Despite the fact that an estimated 60 million people in the U.S. belong to gyms, and plenty of others have access to equipment at home, school, or work, there are still many millions more who’ve never touched a weight with the goal of training with it. Many have never stepped inside a commercial health club. Some of them will be your clients.
How beginners are different
For many beginners, the usual strength-training rules don’t apply.
Why? One word: adaptation. Our bodies adapt to our regular habits and routines. It’s part of being human. When training a beginner, you’re likely working with a body that has adapted to the postures and shapes of sedentary life. And reversing that acclimation is not going to be easy.
Consider the squat. It’s a fundamental human movement, and one of the most powerful strength-building exercises you can do. Not only does it work the entire lower body, it can even reduce lower-back and knee pain when done correctly. Everyone should be able to squat.
But the reality is, many of your clients are already exposed to hip flexion all day. People sit on their commutes, at their jobs, at mealtimes, and while binge-watching Netflix. If they’re side sleepers (most are), their hips may be flexed all night.
Clients like this don’t need more hip flexion. They need the antidote: hip extension, with movements such as deadlifts and glute bridges.
Treat training as the antidote to the client’s life. Create a program that helps counteract the negative effects of your client’s lifestyle, not reinforce them. Address those muscle imbalances and mobility issues first. You can always put more emphasis on the squat later.
Great results start with quality movement. Movement affects joints, muscle growth, cardiovascular fitness, sleep quality, stress management—you name it. It’s the foundation for everything.
For beginners, I like to focus on primal movements:
The best training method for beginners
My go-to method for beginners is peripheral heart action (PHA) training. By alternating upper- and lower-body exercises performed at medium intensity with no rest, the training style offers a few benefits for beginners:
It teaches full-body tension.
It’s not too intense.
The lack of rest between exercises means sessions are shorter, and clients will feel like their time is being used productively.
How many sets and reps should a beginner do?
Beginners tend to have poor work capacity, which means you can accomplish a lot with a relatively low volume of training.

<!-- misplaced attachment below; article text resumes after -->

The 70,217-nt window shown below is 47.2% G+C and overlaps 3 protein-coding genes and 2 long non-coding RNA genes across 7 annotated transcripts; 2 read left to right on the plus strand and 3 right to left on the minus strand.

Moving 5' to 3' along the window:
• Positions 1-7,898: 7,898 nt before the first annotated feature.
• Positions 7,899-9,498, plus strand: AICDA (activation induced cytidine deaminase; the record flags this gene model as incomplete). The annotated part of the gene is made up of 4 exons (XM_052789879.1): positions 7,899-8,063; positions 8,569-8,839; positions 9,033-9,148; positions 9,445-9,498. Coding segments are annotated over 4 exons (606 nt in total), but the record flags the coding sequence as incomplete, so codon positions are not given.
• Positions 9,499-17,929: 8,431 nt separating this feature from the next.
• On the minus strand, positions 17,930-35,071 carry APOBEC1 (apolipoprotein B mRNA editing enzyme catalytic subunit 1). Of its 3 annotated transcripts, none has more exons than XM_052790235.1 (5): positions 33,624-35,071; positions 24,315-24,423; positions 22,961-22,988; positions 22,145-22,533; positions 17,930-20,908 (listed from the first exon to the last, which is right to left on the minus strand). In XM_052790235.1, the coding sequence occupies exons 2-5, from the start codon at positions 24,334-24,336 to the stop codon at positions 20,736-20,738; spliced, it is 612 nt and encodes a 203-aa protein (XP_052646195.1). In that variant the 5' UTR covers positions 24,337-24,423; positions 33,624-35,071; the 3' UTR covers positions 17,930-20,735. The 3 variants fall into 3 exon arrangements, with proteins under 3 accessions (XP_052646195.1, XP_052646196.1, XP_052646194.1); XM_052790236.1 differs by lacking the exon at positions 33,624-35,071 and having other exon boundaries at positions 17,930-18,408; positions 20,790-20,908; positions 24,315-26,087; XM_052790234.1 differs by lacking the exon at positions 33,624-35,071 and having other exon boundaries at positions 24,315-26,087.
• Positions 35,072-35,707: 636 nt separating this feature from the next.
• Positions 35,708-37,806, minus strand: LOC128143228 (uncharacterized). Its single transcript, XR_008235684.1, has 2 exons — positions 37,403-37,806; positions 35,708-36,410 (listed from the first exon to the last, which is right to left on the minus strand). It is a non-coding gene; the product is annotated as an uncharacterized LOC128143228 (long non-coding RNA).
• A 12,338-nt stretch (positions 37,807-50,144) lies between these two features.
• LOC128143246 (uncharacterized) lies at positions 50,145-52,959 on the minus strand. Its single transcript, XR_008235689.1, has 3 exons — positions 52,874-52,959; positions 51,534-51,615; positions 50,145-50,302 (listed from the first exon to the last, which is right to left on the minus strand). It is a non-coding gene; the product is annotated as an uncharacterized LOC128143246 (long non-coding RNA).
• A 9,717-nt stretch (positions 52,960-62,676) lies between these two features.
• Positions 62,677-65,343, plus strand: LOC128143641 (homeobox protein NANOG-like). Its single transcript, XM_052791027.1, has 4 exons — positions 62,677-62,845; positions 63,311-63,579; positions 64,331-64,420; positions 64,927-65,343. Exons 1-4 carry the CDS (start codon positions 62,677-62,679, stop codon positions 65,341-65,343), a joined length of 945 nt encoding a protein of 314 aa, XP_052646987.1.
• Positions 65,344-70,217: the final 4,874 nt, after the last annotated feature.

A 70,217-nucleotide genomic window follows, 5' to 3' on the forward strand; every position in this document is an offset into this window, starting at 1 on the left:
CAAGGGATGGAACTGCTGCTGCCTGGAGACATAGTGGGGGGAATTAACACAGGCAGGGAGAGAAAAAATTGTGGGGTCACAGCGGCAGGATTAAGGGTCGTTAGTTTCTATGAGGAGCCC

So instead of three sets, start with just one. A Journal of Strength and Conditioning Research review found that for untrained individuals, single-set programs show gains similar to those of multi-set programs during the first few weeks.
Focus on grooving the movement patterns and helping your client understand what she needs to do outside the gym with nutrition, sleep, and physical activity to reach her goals.
As for reps, go with however many the client can do at an intensity level that’s about 55 to 65 percent of her one-rep max. That could be anywhere from eight to 15 reps, depending on the client and the exercise.
Sample strength training routine for beginners
Perform the following moves sequentially, with no more than 30 seconds of rest between them.
1a. Kettlebell deadlift 1-2 12-15 Slow
1b. Seated row (neutral grip) 1-2 12-15 Slow
2a. Lateral step-up 1-2 8-10* Medium Add dumbbells
2b. Alternating bench press (see note above about using manual resistance) 1-2 10-12* Medium Add dumbbells
3a. Reverse lunge 1-2 8-10* Medium Add dumbbells
3b. Standing face pull (high pulley, pronated grip) 1-2 10-12 Medium
4a. Bird dog 1-2 5*^ (See below)
4b. Farmer’s walk 1-2 30 seconds Medium
* Each side
^ Hold each position for 5 seconds, with perturbations.
A novice client can easily do this relatively short workout three times a week. Because you aren’t chasing fatigue, there’s plenty of time to recover between workouts.
QUICK TIP: Set the client up to win by breaking big moves down into small, incremental steps. For example, you’d almost never teach the deadlift with the bar on the floor. Start with the regression—in this case, lifting the bar or kettlebell from a box or step. Let your client master the regression, and give him a high-five when he nails it. Celebrating small successes now helps build confidence for bigger victories later.
Men and women should have equal success with this program. But there is one small difference: Women tend to recover more quickly than men, which means your female clients may need less downtime between sets.
Conversely, an especially deconditioned client, or one recovering from an injury or illness, will need more time between sets, regardless of gender.
Beginner clients typically don’t prioritize themselves. That’s why they’ve waited so long to get serious about their fitness.
To help them reach their goals, be genuinely curious about their lives. Find out who or what motivates your client, and tailor your motivational message accordingly. So your line for new moms might be something like this: “Your family is really lucky to have you setting such a great example.”
Progression in your workouts might come fast or slow. But what matters most for their long-term success is progression outside the gym. You can’t control it, but you can certainly encourage it.